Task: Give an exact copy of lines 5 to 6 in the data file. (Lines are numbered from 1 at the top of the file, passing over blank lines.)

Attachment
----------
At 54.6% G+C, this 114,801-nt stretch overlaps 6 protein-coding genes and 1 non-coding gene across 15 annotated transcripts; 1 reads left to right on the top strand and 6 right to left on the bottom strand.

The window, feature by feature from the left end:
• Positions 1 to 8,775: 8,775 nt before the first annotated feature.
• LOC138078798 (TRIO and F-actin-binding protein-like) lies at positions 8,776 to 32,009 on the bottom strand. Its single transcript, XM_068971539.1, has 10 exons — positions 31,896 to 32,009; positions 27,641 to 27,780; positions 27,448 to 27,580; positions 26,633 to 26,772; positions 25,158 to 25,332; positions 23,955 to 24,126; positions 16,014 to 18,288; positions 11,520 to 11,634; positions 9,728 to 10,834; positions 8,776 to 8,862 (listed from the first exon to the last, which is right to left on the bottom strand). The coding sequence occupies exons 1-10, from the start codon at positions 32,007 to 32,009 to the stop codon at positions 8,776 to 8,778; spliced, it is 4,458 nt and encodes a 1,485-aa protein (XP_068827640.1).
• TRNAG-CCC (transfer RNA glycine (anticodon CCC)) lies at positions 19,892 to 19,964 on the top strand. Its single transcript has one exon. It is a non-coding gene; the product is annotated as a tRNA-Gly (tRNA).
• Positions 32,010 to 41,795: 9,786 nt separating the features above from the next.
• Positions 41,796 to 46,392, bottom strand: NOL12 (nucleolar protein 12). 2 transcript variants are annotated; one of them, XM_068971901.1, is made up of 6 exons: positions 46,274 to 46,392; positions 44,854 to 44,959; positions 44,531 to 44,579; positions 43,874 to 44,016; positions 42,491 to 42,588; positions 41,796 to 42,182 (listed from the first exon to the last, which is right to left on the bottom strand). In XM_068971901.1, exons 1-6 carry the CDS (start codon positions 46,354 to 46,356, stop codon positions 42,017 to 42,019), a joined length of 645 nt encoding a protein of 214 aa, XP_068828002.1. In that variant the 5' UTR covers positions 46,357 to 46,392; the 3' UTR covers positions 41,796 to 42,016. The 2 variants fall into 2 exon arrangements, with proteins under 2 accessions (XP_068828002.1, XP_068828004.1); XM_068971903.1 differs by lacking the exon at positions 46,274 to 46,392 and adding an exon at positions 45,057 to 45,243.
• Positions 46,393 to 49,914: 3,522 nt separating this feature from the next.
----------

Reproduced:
• TRNAG-CCC (transfer RNA glycine (anticodon CCC)) lies at positions 19,892 to 19,964 on the top strand. Its single transcript has one exon. It is a non-coding gene; the product is annotated as a tRNA-Gly (tRNA).
• Positions 32,010 to 41,795: 9,786 nt separating the features above from the next.